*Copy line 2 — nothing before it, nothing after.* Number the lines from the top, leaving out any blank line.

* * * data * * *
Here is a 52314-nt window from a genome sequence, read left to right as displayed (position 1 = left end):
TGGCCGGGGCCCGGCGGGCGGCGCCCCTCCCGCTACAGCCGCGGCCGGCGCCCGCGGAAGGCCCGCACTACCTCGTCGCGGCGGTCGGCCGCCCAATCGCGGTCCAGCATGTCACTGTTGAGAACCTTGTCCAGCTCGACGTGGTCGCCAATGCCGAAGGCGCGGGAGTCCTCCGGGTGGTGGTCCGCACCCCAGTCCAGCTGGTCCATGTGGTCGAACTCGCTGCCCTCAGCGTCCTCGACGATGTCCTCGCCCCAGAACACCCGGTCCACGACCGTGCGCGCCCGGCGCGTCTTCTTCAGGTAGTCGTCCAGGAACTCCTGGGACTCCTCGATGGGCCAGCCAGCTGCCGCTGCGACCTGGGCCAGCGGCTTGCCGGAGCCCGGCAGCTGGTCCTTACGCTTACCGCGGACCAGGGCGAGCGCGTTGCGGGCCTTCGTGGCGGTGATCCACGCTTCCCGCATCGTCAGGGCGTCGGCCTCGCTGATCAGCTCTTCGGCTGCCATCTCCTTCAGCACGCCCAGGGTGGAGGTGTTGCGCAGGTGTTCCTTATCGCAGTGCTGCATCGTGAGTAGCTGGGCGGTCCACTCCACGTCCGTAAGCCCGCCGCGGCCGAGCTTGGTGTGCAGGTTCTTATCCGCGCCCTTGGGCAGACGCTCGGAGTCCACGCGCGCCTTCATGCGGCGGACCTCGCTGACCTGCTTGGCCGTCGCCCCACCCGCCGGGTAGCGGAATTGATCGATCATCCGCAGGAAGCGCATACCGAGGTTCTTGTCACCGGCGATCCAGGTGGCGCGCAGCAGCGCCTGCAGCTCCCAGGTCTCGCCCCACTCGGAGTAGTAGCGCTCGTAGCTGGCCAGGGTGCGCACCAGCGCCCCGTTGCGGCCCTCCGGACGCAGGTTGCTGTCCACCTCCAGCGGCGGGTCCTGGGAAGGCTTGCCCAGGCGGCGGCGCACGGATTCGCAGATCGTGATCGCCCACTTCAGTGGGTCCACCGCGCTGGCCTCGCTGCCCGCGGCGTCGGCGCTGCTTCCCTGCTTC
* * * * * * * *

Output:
TGGCCGGGGCCCGGCGGGCGGCGCCCCTCCCGCTACAGCCGCGGCCGGCGCCCGCGGAAGGCCCGCACTACCTCGTCGCGGCGGTCGGCCGCCCAATCGCGGTCCAGCATGTCACTGTTGAGAACCTTGTCCAGCTCGACGTGGTCGCCAATGCCGAAGGCGCGGGAGTCCTCCGGGTGGTGGTCCGCACCCCAGTCCAGCTGGTCCATGTGGTCGAACTCGCTGCCCTCAGCGTCCTCGACGATGTCCTCGCCCCAGAACACCCGGTCCACGACCGTGCGCGCCCGGCGCGTCTTCTTCAGGTAGTCGTCCAGGAACTCCTGGGACTCCTCGATGGGCCAGCCAGCTGCCGCTGCGACCTGGGCCAGCGGCTTGCCGGAGCCCGGCAGCTGGTCCTTACGCTTACCGCGGACCAGGGCGAGCGCGTTGCGGGCCTTCGTGGCGGTGATCCACGCTTCCCGCATCGTCAGGGCGTCGGCCTCGCTGATCAGCTCTTCGGCTGCCATCTCCTTCAGCACGCCCAGGGTGGAGGTGTTGCGCAGGTGTTCCTTATCGCAGTGCTGCATCGTGAGTAGCTGGGCGGTCCACTCCACGTCCGTAAGCCCGCCGCGGCCGAGCTTGGTGTGCAGGTTCTTATCCGCGCCCTTGGGCAGACGCTCGGAGTCCACGCGCGCCTTCATGCGGCGGACCTCGCTGACCTGCTTGGCCGTCGCCCCACCCGCCGGGTAGCGGAATTGATCGATCATCCGCAGGAAGCGCATACCGAGGTTCTTGTCACCGGCGATCCAGGTGGCGCGCAGCAGCGCCTGCAGCTCCCAGGTCTCGCCCCACTCGGAGTAGTAGCGCTCGTAGCTGGCCAGGGTGCGCACCAGCGCCCCGTTGCGGCCCTCCGGACGCAGGTTGCTGTCCACCTCCAGCGGCGGGTCCTGGGAAGGCTTGCCCAGGCGGCGGCGCACGGATTCGCAGATCGTGATCGCCCACTTCAGTGGGTCCACCGCGCTGGCCTCGCTGCCCGCGGCGTCGGCGCTGCTTCCCTGCTTC